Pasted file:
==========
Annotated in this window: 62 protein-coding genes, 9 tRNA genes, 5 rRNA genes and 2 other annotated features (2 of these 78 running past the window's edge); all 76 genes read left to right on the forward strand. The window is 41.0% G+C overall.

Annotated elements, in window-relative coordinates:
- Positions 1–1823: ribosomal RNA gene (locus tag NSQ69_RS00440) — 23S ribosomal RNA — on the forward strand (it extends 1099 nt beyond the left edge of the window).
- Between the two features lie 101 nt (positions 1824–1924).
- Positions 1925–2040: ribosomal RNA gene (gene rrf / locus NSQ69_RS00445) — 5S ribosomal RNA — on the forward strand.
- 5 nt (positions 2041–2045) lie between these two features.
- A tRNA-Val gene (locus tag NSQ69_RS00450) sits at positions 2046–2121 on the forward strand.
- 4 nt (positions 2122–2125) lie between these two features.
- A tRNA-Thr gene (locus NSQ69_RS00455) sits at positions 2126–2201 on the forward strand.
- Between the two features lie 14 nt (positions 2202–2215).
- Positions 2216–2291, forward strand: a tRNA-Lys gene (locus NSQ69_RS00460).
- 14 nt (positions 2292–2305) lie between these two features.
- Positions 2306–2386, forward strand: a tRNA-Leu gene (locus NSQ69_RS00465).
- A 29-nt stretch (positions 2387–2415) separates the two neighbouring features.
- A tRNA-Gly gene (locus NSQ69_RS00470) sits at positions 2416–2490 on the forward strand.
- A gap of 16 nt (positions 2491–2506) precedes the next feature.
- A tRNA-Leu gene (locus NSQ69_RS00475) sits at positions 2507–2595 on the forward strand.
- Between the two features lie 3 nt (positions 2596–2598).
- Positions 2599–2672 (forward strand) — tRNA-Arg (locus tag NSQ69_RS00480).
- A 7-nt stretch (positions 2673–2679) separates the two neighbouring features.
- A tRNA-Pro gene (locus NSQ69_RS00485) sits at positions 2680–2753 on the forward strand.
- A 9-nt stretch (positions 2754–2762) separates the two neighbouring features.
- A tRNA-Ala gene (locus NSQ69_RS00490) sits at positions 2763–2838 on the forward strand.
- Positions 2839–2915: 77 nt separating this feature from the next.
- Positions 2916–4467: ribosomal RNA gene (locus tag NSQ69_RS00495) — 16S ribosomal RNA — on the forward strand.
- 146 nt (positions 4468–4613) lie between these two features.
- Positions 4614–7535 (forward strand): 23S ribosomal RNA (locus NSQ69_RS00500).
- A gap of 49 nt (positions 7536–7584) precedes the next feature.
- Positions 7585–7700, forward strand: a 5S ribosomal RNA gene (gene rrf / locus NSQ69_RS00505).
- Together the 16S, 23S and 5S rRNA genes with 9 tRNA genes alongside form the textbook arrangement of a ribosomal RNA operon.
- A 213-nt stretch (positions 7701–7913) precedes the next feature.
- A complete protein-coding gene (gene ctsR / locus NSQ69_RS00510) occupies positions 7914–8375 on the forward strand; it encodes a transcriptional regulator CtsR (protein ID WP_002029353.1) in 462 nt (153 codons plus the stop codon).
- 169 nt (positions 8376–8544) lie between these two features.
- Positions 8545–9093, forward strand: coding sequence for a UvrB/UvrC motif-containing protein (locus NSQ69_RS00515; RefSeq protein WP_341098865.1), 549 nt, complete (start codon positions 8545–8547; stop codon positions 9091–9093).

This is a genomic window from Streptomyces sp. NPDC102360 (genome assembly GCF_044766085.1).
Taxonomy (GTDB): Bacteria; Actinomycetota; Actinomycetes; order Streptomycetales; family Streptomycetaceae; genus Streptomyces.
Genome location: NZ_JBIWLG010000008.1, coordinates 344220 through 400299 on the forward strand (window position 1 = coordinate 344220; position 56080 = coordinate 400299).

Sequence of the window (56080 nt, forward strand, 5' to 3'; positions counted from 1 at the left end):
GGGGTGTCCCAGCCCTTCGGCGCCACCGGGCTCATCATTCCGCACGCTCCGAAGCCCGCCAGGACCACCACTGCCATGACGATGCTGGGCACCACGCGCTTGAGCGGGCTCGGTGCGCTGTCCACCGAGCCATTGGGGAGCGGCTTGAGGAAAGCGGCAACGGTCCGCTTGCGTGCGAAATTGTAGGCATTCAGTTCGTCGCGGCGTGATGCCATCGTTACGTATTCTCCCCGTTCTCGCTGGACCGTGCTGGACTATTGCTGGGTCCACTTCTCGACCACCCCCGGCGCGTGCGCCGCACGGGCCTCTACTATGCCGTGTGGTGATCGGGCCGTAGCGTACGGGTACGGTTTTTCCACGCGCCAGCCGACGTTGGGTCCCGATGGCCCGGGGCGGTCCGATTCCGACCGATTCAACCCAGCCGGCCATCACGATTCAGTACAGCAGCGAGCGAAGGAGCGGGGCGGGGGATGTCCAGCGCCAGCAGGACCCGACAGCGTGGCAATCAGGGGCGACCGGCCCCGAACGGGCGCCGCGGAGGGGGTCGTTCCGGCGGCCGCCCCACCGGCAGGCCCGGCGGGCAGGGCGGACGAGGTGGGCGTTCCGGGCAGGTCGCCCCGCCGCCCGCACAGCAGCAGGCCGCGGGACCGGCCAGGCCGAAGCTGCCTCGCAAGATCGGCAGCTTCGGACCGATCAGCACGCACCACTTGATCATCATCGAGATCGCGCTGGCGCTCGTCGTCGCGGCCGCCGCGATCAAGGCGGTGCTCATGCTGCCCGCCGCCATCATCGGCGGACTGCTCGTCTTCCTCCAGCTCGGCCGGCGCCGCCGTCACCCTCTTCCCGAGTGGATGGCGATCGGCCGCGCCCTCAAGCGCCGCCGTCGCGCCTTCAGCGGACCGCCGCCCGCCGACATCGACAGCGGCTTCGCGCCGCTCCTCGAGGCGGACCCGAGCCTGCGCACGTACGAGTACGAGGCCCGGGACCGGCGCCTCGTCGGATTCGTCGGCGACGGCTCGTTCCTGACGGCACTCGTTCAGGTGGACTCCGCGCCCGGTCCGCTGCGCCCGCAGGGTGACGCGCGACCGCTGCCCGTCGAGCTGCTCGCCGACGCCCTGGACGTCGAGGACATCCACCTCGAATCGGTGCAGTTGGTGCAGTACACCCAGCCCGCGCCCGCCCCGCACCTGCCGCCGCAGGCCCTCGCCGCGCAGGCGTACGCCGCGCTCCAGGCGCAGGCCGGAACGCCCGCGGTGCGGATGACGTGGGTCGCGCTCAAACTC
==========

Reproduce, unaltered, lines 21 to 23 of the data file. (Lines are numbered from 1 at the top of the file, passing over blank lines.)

- A tRNA-Pro gene (locus NSQ69_RS00485) sits at positions 2680–2753 on the forward strand.
- A 9-nt stretch (positions 2754–2762) separates the two neighbouring features.
- A tRNA-Ala gene (locus NSQ69_RS00490) sits at positions 2763–2838 on the forward strand.